Try 3 months for $3

Dear Dr. Roach: Over a decade ago, I had a heart attack for which I had a stent put in. I was prescribed Lipitor. I had a bad reaction to Lipitor and was subsequently given Vytorin, which works well. Now I am being changed to rosuvastatin. Will this new drug work as well as the Vytorin? Most important, though, will I have the same side effects as I did with Lipitor -- memory problems and soreness?

-- B.L.

A: People with blockages in the arteries of the heart, with or without a history of heart attack, surgery or stent, benefit from statin drugs, which reduce the risk of recurrent heart attack and death. Atorvastatin (Lipitor) and rosuvastatin (Crestor) are two of the most potent statin drugs. Vytorin is a combination of simvastatin (Zocor) and a non-statin drug, ezetimibe.

All statin drugs can have side effects. Muscle aches or soreness and memory issues are reported side effects; however, sometimes people get these side effects from one statin but not another. There is no predicting whether the rosuvastatin will cause any problems for you.

I don't understand why you are switching from a treatment that is working well; I suspect it's an insurance problem. If so, you may be able to get back on Vytorin if the rosuvastatin doesn't work. I have had to write similar letters to get medications approved for my own patients.

Dear Dr. Roach: I have taken hydrocodone for several years for back and leg pain. I was bothered by opioid-induced constipation, until I read about magnesium. I have not had a problem since, and I have told many friends, who all have had the same success.

-- N.B.H.

A: People who take opiates (derived from poppy plants) and opioids (which include synthetic drugs that act in a similar way), such as hydrocodone or oxycodone, are at high risk for developing constipation. The body develops tolerance to the pain relief from these drugs, but not to the side effect of constipation.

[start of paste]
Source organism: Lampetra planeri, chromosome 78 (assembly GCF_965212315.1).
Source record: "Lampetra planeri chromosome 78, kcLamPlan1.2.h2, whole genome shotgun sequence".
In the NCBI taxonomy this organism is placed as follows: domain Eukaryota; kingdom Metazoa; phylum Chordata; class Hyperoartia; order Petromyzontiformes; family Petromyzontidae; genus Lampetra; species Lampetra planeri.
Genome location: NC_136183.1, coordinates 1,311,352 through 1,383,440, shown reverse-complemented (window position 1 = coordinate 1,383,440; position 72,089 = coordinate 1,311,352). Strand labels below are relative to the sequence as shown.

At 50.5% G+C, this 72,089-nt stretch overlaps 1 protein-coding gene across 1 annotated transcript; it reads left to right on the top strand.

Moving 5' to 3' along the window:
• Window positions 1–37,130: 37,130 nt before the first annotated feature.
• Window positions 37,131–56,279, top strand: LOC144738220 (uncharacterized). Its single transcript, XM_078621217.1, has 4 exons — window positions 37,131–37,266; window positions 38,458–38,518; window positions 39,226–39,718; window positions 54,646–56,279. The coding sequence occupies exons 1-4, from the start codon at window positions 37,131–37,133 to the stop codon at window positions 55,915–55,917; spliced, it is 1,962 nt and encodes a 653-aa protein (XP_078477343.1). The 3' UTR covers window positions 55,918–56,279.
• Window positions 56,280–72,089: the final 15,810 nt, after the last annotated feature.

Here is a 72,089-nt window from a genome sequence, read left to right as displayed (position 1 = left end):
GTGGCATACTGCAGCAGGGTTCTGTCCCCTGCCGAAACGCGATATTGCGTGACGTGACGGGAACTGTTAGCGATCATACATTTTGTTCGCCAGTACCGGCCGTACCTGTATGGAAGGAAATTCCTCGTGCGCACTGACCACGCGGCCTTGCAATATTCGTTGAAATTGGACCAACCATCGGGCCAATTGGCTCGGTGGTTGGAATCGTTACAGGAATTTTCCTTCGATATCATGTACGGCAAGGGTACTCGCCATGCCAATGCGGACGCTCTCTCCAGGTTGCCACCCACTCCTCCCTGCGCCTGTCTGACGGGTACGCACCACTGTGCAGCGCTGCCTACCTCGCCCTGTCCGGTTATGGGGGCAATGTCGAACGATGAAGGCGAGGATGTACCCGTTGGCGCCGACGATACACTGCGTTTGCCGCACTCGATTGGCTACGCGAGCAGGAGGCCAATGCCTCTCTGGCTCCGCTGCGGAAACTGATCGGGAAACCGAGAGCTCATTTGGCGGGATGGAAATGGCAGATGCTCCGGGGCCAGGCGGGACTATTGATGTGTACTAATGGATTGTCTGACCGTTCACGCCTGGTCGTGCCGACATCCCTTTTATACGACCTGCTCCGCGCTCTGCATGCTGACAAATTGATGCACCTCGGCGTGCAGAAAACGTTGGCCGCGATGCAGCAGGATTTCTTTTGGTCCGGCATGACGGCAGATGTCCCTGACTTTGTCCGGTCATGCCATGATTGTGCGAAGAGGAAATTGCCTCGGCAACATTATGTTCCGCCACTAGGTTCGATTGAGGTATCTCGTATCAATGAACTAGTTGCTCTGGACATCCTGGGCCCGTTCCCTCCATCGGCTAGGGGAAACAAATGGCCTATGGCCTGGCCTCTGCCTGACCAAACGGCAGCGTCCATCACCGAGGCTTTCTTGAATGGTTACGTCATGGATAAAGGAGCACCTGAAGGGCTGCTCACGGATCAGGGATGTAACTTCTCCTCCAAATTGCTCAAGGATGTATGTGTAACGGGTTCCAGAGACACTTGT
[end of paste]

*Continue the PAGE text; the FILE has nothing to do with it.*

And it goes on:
Initial treatment for opioid-induced constipation should include plenty of water intake, regular activity and eating foods with fiber (but too much fiber can be a problem, in severe cases). If people still need help, then a medication like magnesium hydroxide or magnesium citrate is a reasonable choice. I wish I could say I had 100 percent success rate with them, but they don't work for some and cause too many side effects in others. Other laxatives, such as polyethylene glycol (Miralax) or lactulose, are helpful in some. Some people prefer suppositories. There also are newer treatments, such as methylnaltrexone (Relistor) or lubiprostone (Amitiza).

For people taking opioids chronically, it is wise to periodically review the risks and benefits of continuing to take them. They work well for some people at reducing pain, but not at all well for others, and there's always a risk for side effects and addiction.

Dr. Roach Writes: A recent column about back pain in a 69-year-old woman exercising two or more hours a day led me to conclude she may have been overdoing it. One reader wrote in that changing some of her exercise to yoga was successful in resolving these painful "knots" in her back. As always, I am happy to hear from readers and share their wisdom, especially when it's something I should have thought of but didn't.

Subscribe to Breaking News

* I understand and agree that registration on or use of this site constitutes agreement to its user agreement and privacy policy.

Dr. Keith Roach writes for North America Syndicate. Send letters to 628 Virginia Dr., Orlando, FL 32803 or email ToYourGoodHealth@med.cornell.edu.

0
0
0
0
0

Load comments